Dead Man's Slang

"You have all the clues, but do you know which ones point to the killer?"
- Ellery Queen (The Adventure of the Disappearing Dagger, 1976) 
Jon L. Breen is what Ellery Queen perhaps would've described as a cat of many tales, who writes novels, short stories, pastiches, editing anthologies and held court in "The Jury Box" of Ellery Queen's Mystery Magazine as the resident reviewer for three decades – following in the footsteps of John Dickson Carr, Anthony Boucher and Allen J. Hubin. In 2011, Breen handed the judicial hammer over to Steve Steinbock in order to devote more time to writing fiction and editing collections.

The (Original) Justice League: Carr, Hubin, Boucher and Breen

"The Jacket Blurbs Puzzle" was featured in the double-sized March/April 2013 issue of EQMM and is set at Worden University's Conference on Bestselling Fiction, where two of the five participants in the bestseller conference are feuding faculty members. Cosmo McDougall from the English Department wrote a handful of political suspense novels and a dash of light verses, which are sprinkled through out the story. And not without a reason. In the other corner we have a physics professor, Amos Bosworth, who has a technically accurate techno-thriller from the Tom Clancy knock-off line to his writing credits. Bosworth has requested a cover blurb for his novel from McDougall, who hates doing them and had hidden a cutesy, if unflattering, message in the quote.

McDougall wrote a cover blurb for each of the panelists, which were reproduced in the story, because they've all got a message hidden in them and this time they're subtler. But not subtle enough, apparently, when someone knifes McDougall. It takes a while to actually get to this point, but what this story is really about is decoding the hidden subtext in the blurbs – one of which contains a motive for murder. The blurbs do require you to look at it and think for a bit, but it's a solvable puzzle gracefully sidestepping the trap of resembling a maddening cipher from the Zodiac Killer.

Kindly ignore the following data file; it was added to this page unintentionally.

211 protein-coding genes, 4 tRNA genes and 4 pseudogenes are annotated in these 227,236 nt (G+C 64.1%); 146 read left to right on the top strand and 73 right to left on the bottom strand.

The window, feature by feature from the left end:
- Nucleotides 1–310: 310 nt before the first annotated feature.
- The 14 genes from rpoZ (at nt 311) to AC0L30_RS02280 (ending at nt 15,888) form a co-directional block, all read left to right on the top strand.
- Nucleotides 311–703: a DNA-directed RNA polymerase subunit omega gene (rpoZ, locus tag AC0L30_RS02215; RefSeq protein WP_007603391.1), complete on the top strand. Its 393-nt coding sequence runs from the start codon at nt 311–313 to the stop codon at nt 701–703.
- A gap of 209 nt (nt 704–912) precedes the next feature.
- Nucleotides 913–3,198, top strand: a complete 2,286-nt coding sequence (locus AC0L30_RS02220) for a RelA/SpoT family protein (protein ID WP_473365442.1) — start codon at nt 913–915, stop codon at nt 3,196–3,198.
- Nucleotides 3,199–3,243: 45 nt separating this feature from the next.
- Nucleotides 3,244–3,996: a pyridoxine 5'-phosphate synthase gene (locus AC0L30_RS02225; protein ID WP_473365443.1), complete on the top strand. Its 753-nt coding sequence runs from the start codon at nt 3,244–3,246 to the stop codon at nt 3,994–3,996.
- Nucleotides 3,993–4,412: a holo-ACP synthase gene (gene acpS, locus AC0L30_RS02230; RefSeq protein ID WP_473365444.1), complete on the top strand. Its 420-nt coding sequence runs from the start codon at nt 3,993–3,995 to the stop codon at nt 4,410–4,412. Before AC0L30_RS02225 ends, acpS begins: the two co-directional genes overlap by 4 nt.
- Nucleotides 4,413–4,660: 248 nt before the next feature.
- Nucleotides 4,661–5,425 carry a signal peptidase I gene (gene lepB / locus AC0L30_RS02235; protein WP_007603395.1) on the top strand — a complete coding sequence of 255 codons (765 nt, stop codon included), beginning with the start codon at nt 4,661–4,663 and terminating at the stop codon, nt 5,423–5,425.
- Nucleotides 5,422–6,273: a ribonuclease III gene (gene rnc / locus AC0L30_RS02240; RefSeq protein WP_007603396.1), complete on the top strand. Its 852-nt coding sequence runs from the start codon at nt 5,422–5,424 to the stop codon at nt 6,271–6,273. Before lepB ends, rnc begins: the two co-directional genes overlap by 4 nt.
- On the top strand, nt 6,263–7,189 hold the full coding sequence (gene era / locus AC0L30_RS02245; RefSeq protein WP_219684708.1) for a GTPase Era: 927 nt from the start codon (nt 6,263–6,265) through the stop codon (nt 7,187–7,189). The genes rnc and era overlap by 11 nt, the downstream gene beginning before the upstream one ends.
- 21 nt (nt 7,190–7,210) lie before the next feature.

"The Parson's Nose" is Breen’s contribution to the latest double-sized issue of EQMM and makes Ellery Queen’s favored trope, that of the "Dying Message," the bone of contention in a murder trial. The Rev. Henry Anstruther of the State Street Church is seen at the opening participating in embezzling church funds, but was this the motive for the stabbing of his secretary, Ms. Bancroft, who confided before her death that she was on to something. However, did Ms. Bancroft accuse Anstruther when she drove a letter opener in the picture of the reverend – smack in the middle of his nose, to be precise.

Gordon Moon represents the defense and argues against the interpretation of these last acts, even distancing himself from the trope and fiction itself, "I've seen it many times myself, but always on the pages of fiction." And "Why do you think Ms. Bancroft didn't just write down the name of the killer rather than go this esoteric route?" Quite a bit of lampshading, huh? But hey, even Perry Mason would've disowned Erle Stanley Gardner, if that got a client off the hook. 

Moon points out a number of possibilities, but the solution is suggested in the final lines, which keeps a lingering sense of mystery even after the story had ended. But the implication treads dangerously close to the mask-clock-teaspoon puzzle, described Henri Bencolin in The Four False Weapons (1937), where all the enigmatic clues are rendered pointless when the murder is solved by finding the killer's fingerprint on the victim's collar and I expected something more from the letter opener-picture clue – even if Moon placed the story outside of fiction.

"The Jacket Blurbs Puzzle" and "The Parson's Nose" where both fun mysteries to read, but I think the former was the superior detective story and did the ending where real-life intrudes on the story book reality much, much better.

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